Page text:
Get 1 week of unlimited access
Class Notes (1,051,503)
CA (601,582)
McMaster (49,053)
GEOG (1,175)

2 The Physical Environment.docx

7 pages81 viewsWinter 2013

Course Code
Walter Peace

This preview shows pages 1-2. to view the full 7 pages of the document.
The Physical Environment
Niagara Falls Then and Now
-since the end of the last Ice Age (12000 ya), Niagara Falls has retreated about 8km up the Niagara River
-since Father Louis Hennepin saw the falls in 1678, retreat = 300m
-explanation for the retreat/recession geologic composition of Niagara Escarpment
The Physical Environment
-“why is Canada‟s physical geography so essential to an understanding of its regional geography?”
-physical landscapes differ in terms of:
-physiographic region: an area with distinct surface landform features (geomorphology) and underlying rock
structure (geology)
-geomorphology: the study of landforms and the process(es) of their genesis (from Greek root words: geo
earth; and morpho form)
-three basic rock types
1) Igneous: rocks formed when minerals crystallize during the cooling of molten liquids (ex: granite)
2) Sedimentary: rocks formed through the layering of mineral particles (ex: limestone)
3) Metamorphic: existing rocks are altered through heat/pressure (ex: shale transformed into slate)
Landform Processes
-erosional processes (water, ice, wind)
-depositional processes (water, ice, wind)
-challenges imagining/understanding the ability of these processes to alter the physical landscape (force and
Canada‟s Physiographic Regions
-geographical evolution of North America featured three major developments
1) Formation of the Shield
-early Pre-Cambian era
-600 million-3.5 billion years ago
-metamorphic and igneous rocks
-„core‟ of North America
2) Formation of mountains
-Appalachian Uplands eastern North America; Paleozoic era
-Arctic Uplands north; Paleozoic era
-Western Cordillera west coast; Cenozoic era
-these periods of „orogenesis‟ between 250 and 600 million years ago
3) Epeiric seas
-shallow, sub-tropical seas covering the interior of North America during Ordovician and Silurian periods
-deposition of sediments Interior Plains, Hudson Bay Lowlands, and Great Lakes-St. Lawrence
Canadian Shield
-p 36-38
-underlies more than half of Canada
-har, crystalline rocks (metamorphic), mostly granite
-rocks of western Slave Province, NWT, dated 4.06 billion years ago
-image/identity of Canada prototypical Canadian landscape
You're Reading a Preview

Unlock to view full version

Only half of the first page are available for preview. Some parts have been intentionally blurred.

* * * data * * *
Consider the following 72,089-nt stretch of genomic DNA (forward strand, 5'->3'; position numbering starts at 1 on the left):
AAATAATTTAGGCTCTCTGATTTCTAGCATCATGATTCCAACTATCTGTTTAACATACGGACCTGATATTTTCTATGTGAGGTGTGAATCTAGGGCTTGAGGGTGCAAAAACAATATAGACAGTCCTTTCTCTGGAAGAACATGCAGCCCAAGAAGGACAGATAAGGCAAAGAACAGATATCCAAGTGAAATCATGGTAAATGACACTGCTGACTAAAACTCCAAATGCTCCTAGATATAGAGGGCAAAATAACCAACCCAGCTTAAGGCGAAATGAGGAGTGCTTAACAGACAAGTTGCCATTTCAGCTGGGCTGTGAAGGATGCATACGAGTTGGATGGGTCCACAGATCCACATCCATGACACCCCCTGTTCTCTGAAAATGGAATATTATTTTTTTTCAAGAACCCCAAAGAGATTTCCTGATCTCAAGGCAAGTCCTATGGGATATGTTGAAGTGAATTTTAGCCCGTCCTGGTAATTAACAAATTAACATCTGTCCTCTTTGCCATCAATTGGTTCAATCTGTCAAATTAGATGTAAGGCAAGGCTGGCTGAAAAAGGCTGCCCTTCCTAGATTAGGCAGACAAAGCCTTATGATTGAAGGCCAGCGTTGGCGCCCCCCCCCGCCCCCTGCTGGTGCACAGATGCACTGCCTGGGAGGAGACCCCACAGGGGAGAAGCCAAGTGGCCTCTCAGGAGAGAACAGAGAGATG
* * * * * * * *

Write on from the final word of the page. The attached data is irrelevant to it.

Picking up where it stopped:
-rocks, lakes, forests
Western Cordillera
-p 38-39
-Pacific Ocean „Ring of Fire‟ (plate tectonics)
-volcanic eruptions and earthquakes common here
-16% of Canada‟s land mass
-2 parallel systems of mountains
-Rocky Mountains
-Coast Range Mountains
-separated by Intermontane Plateau
Interior Plains
-p 39-40
-20% of Canada‟s land mass
-sedimentary rocks
-low „relief‟ (difference between the highest and lowest points) flat landscape
-elevation increases from east to west
Hudson Bay Lowlands
-p 41-42
-3.5% of Canada‟s land mass
-low-lying, poorly drained landscape (muskeg)
-typical of lowlands
-abundance of water
-underlain by sedimentary rocks
-difficult to build settlements
Arctic Lands (Achipelago)
-p 42-43
-10% of Canada‟s land mass
-pre-Cambrian crystalline (igneous) rocks overlain by Paleozoic sedimentary rock
-Ellesmere Island
-top of the world
-location was very different in the past (was closer to the equator) climate allowed trees
-rough, not flat landscape
-Pangaela: original continent (before they split up to what we know today)
-India was separate from Asia, eventually collided creation of Himalayan Mountains
Appalachian Uplands
-p 43-44
-2% of Canada‟s land mass
-very old, heavily-eroded mountains (Taconic Mountains original mountains)
-geologically complex (sedimentary, igneous, and metamorphic rocks) as a result of 2 periods of orogenesis
(440 mya and 350 mya)
-continues into the US
Great Lakes St. Lawrence Lowlands
-p 44-45
-<2% of Canada‟s land mass
-smallest physiographic region (110,000 sq km)
-most heavily populated region (more than half of Canadians)
-underlain by Paleozoic sedimentary rocks
-Niagara Escarpment
-given Canada‟s enormous size, there is considerable variation in physical environments
-all of Canadian landscape influenced by glaciation
-links between physical and human geographies of Canada
Physical Environment: Ice Age
The Pleistocene Epoch
You're Reading a Preview

Unlock to view full version

Loved by over 2.2 million students

Over 90% improved by at least one letter grade.